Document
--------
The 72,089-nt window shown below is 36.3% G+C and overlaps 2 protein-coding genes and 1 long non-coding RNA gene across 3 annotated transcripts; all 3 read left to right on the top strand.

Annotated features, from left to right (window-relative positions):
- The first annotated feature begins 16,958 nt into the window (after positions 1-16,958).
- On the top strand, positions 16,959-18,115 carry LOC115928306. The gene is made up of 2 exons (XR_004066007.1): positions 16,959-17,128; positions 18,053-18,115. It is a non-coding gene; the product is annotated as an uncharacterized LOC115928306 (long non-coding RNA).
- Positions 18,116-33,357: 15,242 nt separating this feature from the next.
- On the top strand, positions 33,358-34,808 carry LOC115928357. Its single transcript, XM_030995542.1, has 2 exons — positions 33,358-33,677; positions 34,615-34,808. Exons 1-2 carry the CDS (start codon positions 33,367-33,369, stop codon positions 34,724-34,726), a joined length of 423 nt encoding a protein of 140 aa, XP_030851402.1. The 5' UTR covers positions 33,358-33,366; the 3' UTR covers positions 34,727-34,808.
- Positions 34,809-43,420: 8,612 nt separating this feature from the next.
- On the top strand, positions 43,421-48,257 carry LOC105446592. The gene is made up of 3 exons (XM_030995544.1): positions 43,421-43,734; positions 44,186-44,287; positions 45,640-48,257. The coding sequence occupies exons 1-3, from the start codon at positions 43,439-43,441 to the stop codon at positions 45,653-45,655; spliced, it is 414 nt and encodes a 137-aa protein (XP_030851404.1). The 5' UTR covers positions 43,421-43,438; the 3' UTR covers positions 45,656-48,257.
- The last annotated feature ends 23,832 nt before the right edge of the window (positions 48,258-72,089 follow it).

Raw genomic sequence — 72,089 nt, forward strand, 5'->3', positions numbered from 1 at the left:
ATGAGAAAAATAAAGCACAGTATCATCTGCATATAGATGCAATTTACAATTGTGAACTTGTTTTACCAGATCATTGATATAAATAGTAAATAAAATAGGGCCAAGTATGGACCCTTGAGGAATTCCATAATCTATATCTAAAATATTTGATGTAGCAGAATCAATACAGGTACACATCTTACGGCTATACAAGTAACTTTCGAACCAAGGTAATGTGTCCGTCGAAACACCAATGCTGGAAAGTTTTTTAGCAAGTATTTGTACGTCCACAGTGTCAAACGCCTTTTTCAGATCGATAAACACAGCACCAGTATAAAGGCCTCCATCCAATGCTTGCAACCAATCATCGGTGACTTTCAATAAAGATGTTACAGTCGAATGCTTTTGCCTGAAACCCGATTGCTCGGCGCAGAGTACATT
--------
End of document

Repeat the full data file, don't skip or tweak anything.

The 72,089-nt window shown below is 36.3% G+C and overlaps 2 protein-coding genes and 1 long non-coding RNA gene across 3 annotated transcripts; all 3 read left to right on the top strand.

Annotated features, from left to right (window-relative positions):
- The first annotated feature begins 16,958 nt into the window (after positions 1-16,958).
- On the top strand, positions 16,959-18,115 carry LOC115928306. The gene is made up of 2 exons (XR_004066007.1): positions 16,959-17,128; positions 18,053-18,115. It is a non-coding gene; the product is annotated as an uncharacterized LOC115928306 (long non-coding RNA).
- Positions 18,116-33,357: 15,242 nt separating this feature from the next.
- On the top strand, positions 33,358-34,808 carry LOC115928357. Its single transcript, XM_030995542.1, has 2 exons — positions 33,358-33,677; positions 34,615-34,808. Exons 1-2 carry the CDS (start codon positions 33,367-33,369, stop codon positions 34,724-34,726), a joined length of 423 nt encoding a protein of 140 aa, XP_030851402.1. The 5' UTR covers positions 33,358-33,366; the 3' UTR covers positions 34,727-34,808.
- Positions 34,809-43,420: 8,612 nt separating this feature from the next.
- On the top strand, positions 43,421-48,257 carry LOC105446592. The gene is made up of 3 exons (XM_030995544.1): positions 43,421-43,734; positions 44,186-44,287; positions 45,640-48,257. The coding sequence occupies exons 1-3, from the start codon at positions 43,439-43,441 to the stop codon at positions 45,653-45,655; spliced, it is 414 nt and encodes a 137-aa protein (XP_030851404.1). The 5' UTR covers positions 43,421-43,438; the 3' UTR covers positions 45,656-48,257.
- The last annotated feature ends 23,832 nt before the right edge of the window (positions 48,258-72,089 follow it).

Raw genomic sequence — 72,089 nt, forward strand, 5'->3', positions numbered from 1 at the left:
ATGAGAAAAATAAAGCACAGTATCATCTGCATATAGATGCAATTTACAATTGTGAACTTGTTTTACCAGATCATTGATATAAATAGTAAATAAAATAGGGCCAAGTATGGACCCTTGAGGAATTCCATAATCTATATCTAAAATATTTGATGTAGCAGAATCAATACAGGTACACATCTTACGGCTATACAAGTAACTTTCGAACCAAGGTAATGTGTCCGTCGAAACACCAATGCTGGAAAGTTTTTTAGCAAGTATTTGTACGTCCACAGTGTCAAACGCCTTTTTCAGATCGATAAACACAGCACCAGTATAAAGGCCTCCATCCAATGCTTGCAACCAATCATCGGTGACTTTCAATAAAGATGTTACAGTCGAATGCTTTTGCCTGAAACCCGATTGCTCGGCGCAGAGTACATT